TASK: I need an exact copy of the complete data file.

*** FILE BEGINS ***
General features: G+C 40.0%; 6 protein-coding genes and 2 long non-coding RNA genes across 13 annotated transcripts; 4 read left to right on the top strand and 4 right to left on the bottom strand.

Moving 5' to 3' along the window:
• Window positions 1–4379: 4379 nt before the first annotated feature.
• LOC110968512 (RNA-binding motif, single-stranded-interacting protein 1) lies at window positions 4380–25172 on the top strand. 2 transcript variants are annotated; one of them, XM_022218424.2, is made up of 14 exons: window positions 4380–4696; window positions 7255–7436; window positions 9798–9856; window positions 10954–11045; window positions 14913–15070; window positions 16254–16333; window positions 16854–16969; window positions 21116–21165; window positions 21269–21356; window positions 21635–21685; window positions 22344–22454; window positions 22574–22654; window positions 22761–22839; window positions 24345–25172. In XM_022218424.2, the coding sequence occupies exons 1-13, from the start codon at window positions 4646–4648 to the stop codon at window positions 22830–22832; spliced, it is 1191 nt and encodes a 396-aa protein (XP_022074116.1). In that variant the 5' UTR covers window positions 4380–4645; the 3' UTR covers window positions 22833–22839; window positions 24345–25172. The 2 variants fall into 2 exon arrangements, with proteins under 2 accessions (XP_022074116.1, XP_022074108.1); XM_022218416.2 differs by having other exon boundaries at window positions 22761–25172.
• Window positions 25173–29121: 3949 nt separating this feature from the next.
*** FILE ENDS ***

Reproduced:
General features: G+C 40.0%; 6 protein-coding genes and 2 long non-coding RNA genes across 13 annotated transcripts; 4 read left to right on the top strand and 4 right to left on the bottom strand.

Moving 5' to 3' along the window:
• Window positions 1–4379: 4379 nt before the first annotated feature.
• LOC110968512 (RNA-binding motif, single-stranded-interacting protein 1) lies at window positions 4380–25172 on the top strand. 2 transcript variants are annotated; one of them, XM_022218424.2, is made up of 14 exons: window positions 4380–4696; window positions 7255–7436; window positions 9798–9856; window positions 10954–11045; window positions 14913–15070; window positions 16254–16333; window positions 16854–16969; window positions 21116–21165; window positions 21269–21356; window positions 21635–21685; window positions 22344–22454; window positions 22574–22654; window positions 22761–22839; window positions 24345–25172. In XM_022218424.2, the coding sequence occupies exons 1-13, from the start codon at window positions 4646–4648 to the stop codon at window positions 22830–22832; spliced, it is 1191 nt and encodes a 396-aa protein (XP_022074116.1). In that variant the 5' UTR covers window positions 4380–4645; the 3' UTR covers window positions 22833–22839; window positions 24345–25172. The 2 variants fall into 2 exon arrangements, with proteins under 2 accessions (XP_022074116.1, XP_022074108.1); XM_022218416.2 differs by having other exon boundaries at window positions 22761–25172.
• Window positions 25173–29121: 3949 nt separating this feature from the next.